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A ban on the State from enforcing the use of preferred pronouns passes the house

HB 538, would prohibit any state entity from enforcing gender-affirming speech. The entity could face civil penalties for violations if the law is passed.
Idaho State Capitol WINTER
Posted at 2:46 PM, Mar 15, 2024
and last updated 2024-03-15 19:09:24-04

BOISE, Idaho — Will state entities be able to enforce the use of a person's preferred pronouns?

Republican Representative Ted Hill from Eagle is sponsoring a bill that hopes to make the answer to that question a "No".

HB 538, which passed the Idaho House on Friday by a vote of 58-11-1, would prohibit state entities from "compelling" people to use an individual's preferred pronouns.

Here is a list of who voted for and against the bill.

HB 538 vote 3/15/24

"This is a constitutional issue," Hill argued while debating in favor of the bill. "There are entities across the state and across the country that have not been vigilant in protecting us against compelled speech. And we can see a lot of instances of how far out of control that's become."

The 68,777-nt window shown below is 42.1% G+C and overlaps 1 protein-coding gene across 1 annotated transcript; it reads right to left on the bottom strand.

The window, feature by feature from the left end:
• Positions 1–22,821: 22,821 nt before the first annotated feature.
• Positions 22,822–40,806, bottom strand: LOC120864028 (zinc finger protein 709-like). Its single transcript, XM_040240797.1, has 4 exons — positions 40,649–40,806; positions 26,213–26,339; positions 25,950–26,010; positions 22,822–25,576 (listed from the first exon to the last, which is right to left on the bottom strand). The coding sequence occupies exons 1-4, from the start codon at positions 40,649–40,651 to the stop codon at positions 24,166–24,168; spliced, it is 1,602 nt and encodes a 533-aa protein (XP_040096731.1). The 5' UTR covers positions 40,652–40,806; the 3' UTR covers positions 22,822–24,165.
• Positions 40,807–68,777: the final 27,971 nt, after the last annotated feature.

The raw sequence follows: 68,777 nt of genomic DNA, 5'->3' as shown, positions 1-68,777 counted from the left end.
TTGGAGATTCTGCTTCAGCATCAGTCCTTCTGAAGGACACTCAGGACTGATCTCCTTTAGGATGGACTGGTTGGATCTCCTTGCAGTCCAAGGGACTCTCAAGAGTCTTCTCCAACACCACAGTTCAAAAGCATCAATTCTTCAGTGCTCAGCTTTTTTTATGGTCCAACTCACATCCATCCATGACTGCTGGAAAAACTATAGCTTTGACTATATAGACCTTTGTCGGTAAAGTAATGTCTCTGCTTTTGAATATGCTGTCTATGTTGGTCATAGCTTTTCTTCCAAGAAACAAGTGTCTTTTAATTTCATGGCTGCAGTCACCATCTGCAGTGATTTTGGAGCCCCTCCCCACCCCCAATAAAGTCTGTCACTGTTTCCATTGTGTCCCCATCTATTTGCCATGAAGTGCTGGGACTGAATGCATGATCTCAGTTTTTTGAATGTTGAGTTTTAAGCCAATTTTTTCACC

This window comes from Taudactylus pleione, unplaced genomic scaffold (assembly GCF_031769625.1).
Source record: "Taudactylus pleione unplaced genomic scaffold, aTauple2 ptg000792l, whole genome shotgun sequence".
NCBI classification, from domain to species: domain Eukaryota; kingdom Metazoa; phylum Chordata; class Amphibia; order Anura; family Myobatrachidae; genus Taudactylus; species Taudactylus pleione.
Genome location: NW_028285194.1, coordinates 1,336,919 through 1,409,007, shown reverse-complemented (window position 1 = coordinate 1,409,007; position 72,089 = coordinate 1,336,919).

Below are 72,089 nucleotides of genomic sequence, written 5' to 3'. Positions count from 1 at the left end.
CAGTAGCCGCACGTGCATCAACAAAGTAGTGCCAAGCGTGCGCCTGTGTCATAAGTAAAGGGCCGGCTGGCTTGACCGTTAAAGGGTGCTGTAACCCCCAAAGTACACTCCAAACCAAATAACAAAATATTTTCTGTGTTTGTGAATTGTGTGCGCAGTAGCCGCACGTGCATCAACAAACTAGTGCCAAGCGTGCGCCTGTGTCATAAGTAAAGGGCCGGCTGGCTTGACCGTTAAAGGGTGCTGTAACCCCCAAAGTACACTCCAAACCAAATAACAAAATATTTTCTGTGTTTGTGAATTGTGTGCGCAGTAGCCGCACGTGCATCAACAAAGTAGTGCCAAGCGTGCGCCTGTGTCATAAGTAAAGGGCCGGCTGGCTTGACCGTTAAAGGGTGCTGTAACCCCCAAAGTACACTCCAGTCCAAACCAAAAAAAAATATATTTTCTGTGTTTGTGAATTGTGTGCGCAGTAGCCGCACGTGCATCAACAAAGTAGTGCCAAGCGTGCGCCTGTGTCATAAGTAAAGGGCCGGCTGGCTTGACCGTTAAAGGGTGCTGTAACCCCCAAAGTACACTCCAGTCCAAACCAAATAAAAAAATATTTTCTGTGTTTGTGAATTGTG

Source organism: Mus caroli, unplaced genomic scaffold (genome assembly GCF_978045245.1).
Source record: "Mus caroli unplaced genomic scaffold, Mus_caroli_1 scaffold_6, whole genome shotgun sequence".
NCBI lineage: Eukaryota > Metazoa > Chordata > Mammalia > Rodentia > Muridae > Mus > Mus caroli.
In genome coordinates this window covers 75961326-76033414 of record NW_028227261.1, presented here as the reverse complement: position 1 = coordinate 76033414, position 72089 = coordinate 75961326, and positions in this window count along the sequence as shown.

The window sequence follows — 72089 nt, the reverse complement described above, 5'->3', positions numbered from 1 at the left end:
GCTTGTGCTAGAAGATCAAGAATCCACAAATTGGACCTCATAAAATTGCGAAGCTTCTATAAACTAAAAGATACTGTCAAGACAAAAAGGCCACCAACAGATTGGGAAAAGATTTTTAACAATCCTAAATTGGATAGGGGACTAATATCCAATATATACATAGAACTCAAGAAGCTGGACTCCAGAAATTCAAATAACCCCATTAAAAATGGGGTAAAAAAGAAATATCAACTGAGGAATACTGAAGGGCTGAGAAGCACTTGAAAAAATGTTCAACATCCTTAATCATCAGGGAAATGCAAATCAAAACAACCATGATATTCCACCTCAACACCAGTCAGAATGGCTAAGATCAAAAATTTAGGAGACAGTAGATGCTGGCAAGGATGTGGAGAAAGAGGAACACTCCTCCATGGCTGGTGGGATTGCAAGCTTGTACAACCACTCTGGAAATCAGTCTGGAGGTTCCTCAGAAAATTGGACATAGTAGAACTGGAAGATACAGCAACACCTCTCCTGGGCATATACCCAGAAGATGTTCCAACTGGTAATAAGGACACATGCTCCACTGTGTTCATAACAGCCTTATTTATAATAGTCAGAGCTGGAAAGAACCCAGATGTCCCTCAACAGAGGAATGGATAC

Democratic Representative Lauren Necochea disagrees with that statement, saying this isn't a constitutional issue, it's an issue of respect.

"We expect our publicly funded employees to adhere to a certain standard of respect and decency and we expect them to refrain from being unkind, uncivil, or discriminatory whether it's to the public or to their coworkers," Necochea said. "Respectfully addressing people the way they're asking to be addressed is no different."

Advocacy groups are also responding to the bill advancing to the next legislative step.

"House Bill 538 protects teachers and other state government employees by safeguarding constitutional guarantees for free speech, conscience rights, and religious freedom," wrote Blaine Conzatti, the president of the Idaho Family Policy Center, a conservative lobbying group.

The Idaho branch of Planned Parenthood Advocates Alliance called the piece of legislation the "Don't Say They" bill.

“It’s unbelievable to me that with all of the problems our state is facing, this is how our legislature is choosing to spend its time – attacking LGTBQ+ people." Said director Mistie DelliCarpini-Tolman. "It’s shameful, unnecessary and detrimental. All people deserve the respect of being referred to the way they want to be referred to.”

The bill will now head to the Senate and if passed there, to the governor's desk.